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Tag: <span>IATA</span>

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IATA Announces Femke Sickler Winner of 2018 FACE-UP Competition


The International Air Transport Association (IATA) is the trade association for the world’s airlines, representing some 280 airlines or 83% of total air traffic. We support many areas of aviation activity and help formulate industry policy on critical aviation issues.

Winner of 2018 FACE-UP Competition

Geneva – The International Air Transport Association (IATA) announced that Femke Sickler a recent graduate of Delft University of Technology in the Netherlands was the recipient of the IATA FACE-UP award for 2018. FACE-UP is a competition for recent university graduates whose thesis is on the subject of innovation and transformation in air transport logistics (e.g. air cargo, supply chain management, mobility, IT solutions, etc.).

Sickler’s thesis addressed improving the air cargo value chain with regard to the acceptance process, trucking schedule and data communication. The award was presented at the 12th World Cargo Symposium (WCS) in Dallas.
“Among many worthy candidates I congratulate Femke Sickler for an outstanding achievement. It is great to see the next generation of air cargo professionals helping to drive the innovation that is needed in the global air cargo industry,” said Glyn Hughes, IATA’s Global Head of Cargo.

A senior panel of judges from across the industry selected three finalists who presented at the WCS closing plenary for the audience to nominate the ultimate winner of the FACE-UP competition. The finalists were selected based on showing innovation and also the potential to transform air cargo. Danny Jonker (Maastricht University) and Caroline Larisch (Maastricht University) made up the trio of finalists.

The biennial IATA FACE-UP competition is the first installment of its kind. The initiative is part of IATA’s Future Air Cargo Executives (FACE) Program which was launched in 2013 with the aim of attracting, retaining and developing a bright and diverse pool of young talent, preparing them to become the next generation of leaders in the cargo industry.

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2017 Airline Safety Performance

The International Air Transport Association (IATA) released data for the 2017 safety performance of the commercial airline industry showing continued strong improvements in safety.
IATA - IATA Releases 2017 Airline Safety Performance

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Global Aviation Facing Critical Issues; Conclude Panelists at 20th World Routes Development Forum

Renowned panelists in the first panel discussion at the 20th World Routes Development Forum, which was held in Chicago on September 21, concluded that the global aviation industry is currently facing 5 critical challenges.

As per the results of live polling moderated by BBC World News presenter, Aaron Heslehurst, the delegates regarded infrastructure as the most critical challenge, with aviation profitability, safety/security, taxation and oil price stability being the other 4.

At the start of the session, the issue of safety and security was discussed, particularly in context of the recent incidents of MH17 and MH370. Managing director of Malaysia Airports Holdings Berhad (MAHB), Datuk Badlisham Ghazali appreciated the actions taken by the ICAO and other bodies in order to improve aviation safety, however, he emphasized on the need of enhanced visibility from global aviation bodies regarding the industrial developments aimed at increasing safety. Referring to MH17 tragedy, he said, “The industry needs to move forward in more visible way. Response has not been as visible as what I had hoped for.”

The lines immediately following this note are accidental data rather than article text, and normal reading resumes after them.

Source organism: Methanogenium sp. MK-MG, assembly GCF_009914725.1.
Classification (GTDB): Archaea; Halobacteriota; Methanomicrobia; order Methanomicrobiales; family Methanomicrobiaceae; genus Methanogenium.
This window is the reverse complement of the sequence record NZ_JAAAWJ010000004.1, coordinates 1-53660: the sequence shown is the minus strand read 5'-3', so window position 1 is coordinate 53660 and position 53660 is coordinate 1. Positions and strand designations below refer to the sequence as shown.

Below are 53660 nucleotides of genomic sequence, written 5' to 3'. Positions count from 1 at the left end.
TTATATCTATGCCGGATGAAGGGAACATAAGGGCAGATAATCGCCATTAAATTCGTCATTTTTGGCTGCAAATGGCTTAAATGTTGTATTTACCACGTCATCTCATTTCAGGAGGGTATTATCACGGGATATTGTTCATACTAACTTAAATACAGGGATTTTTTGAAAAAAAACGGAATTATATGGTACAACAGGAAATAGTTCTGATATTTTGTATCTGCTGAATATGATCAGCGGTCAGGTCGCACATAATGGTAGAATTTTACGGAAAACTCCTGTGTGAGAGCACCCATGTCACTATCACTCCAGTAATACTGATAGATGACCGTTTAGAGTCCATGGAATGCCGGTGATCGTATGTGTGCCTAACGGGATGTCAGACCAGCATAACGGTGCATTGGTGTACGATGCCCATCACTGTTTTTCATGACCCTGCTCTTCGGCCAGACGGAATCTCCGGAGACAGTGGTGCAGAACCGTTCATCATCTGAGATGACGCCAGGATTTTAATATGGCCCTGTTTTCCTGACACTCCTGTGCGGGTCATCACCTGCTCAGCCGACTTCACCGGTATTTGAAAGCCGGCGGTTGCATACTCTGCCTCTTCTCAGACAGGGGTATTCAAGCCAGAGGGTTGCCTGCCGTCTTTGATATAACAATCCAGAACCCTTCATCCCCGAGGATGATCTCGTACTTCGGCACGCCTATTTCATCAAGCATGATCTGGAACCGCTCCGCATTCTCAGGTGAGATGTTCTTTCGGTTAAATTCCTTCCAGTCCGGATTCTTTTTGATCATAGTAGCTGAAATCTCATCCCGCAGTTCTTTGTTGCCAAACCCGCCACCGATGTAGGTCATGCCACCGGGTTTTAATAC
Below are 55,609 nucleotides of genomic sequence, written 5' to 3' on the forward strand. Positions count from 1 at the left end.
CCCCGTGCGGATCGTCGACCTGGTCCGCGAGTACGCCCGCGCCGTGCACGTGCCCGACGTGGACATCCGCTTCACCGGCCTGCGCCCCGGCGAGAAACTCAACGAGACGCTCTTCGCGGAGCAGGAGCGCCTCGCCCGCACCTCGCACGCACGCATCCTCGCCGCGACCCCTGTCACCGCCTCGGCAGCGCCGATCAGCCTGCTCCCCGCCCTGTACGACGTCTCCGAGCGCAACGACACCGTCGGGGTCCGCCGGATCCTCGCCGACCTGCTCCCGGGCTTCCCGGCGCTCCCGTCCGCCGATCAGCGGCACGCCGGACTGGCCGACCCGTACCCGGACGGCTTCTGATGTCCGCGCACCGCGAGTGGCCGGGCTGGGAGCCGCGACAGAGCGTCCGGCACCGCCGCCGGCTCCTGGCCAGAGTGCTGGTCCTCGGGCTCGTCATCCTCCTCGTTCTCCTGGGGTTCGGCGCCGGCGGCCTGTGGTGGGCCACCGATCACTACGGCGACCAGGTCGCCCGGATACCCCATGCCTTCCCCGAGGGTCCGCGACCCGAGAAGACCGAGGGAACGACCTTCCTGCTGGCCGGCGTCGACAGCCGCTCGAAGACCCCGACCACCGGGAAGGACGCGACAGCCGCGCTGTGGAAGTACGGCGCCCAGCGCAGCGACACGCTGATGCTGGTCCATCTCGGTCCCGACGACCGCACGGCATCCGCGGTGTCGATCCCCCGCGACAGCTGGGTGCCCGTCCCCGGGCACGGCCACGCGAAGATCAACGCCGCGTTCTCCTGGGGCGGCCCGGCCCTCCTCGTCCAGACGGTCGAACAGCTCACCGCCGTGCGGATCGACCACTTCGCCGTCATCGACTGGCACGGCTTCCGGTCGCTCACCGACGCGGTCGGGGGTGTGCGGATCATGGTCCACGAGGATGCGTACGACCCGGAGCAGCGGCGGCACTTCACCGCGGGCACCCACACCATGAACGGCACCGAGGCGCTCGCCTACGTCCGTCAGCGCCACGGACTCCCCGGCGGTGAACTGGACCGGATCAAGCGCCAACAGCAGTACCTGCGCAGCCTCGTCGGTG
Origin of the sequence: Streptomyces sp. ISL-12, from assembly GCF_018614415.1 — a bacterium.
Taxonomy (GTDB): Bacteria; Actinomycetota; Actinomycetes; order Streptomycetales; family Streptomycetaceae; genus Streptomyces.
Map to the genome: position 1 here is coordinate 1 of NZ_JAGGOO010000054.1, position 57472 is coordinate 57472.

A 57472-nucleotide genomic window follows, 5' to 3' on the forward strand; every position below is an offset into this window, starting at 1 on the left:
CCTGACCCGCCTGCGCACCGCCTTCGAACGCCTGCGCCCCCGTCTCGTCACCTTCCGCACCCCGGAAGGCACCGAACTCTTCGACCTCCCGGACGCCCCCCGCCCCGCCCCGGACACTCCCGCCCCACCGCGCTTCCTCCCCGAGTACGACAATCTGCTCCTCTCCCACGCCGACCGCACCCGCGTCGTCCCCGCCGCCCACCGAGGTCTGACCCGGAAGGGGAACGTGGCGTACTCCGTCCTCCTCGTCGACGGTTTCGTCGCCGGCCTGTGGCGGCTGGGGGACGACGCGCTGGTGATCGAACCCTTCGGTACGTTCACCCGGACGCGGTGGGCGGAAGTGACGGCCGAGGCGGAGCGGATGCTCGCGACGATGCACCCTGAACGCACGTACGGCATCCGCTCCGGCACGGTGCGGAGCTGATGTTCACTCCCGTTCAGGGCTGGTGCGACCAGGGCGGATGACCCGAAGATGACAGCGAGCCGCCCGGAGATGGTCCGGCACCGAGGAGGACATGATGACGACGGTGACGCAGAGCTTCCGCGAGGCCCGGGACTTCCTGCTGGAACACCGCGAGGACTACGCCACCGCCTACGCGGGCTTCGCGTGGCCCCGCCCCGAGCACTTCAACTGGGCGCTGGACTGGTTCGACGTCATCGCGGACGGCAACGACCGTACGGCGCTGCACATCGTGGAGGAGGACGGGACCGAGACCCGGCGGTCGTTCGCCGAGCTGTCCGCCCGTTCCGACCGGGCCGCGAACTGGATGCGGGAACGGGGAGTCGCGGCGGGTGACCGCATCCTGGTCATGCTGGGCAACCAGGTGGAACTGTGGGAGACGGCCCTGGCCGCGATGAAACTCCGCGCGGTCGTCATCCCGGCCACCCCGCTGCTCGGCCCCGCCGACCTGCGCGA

The issue of aircrafts flying over conflict area in eastern Ukraine was also brought up during the discussion. Thomas Windmuller, SVP airports, passenger and cargo services at IATA, asked why some airlines had the vital information not to fly while the others were not aware.

Profitability was another point of discussion in the forum and according to Windmuller, “We are in a period of sustained growth in volume, but not necessarily profitability. The number of airlines that recover their capital cost is very small… The problem is not just airlines, it is aviation. There are very few parts and components that are making big money. These include airports, and air navigation services, who do not make a profit, and do not cover their long-term capital costs.”

The delegate voting regarded Infrastructure challenges as the most serious issue being faced by the aviation industry today. The current investment in aviation infrastructure development projects vary a great deal from country to country. In some countries like China, big investments are being made for infrastructure development while in some other countries this trend is non-existent.

Trey Urbahn, the chief strategy officer of Azul Brazilian Airlines, said that the most pressing issue being faced by Brazilian aviation industry today is taxation. Giving example of Azul Brazilian Airlines, he said that 36% of the company’s profit go on taxes and that the company is working with the government to address this serious issue. He suggested that the taxation garnered should be re-invested for infrastructure development.

Air Malta Renews IOSA Registration

Air MaltaThe IATA operational safety audit (IOSA) registration of Air Malta has been renewed, after an IATA- approved audit organization conducted thorough audit of its facilities.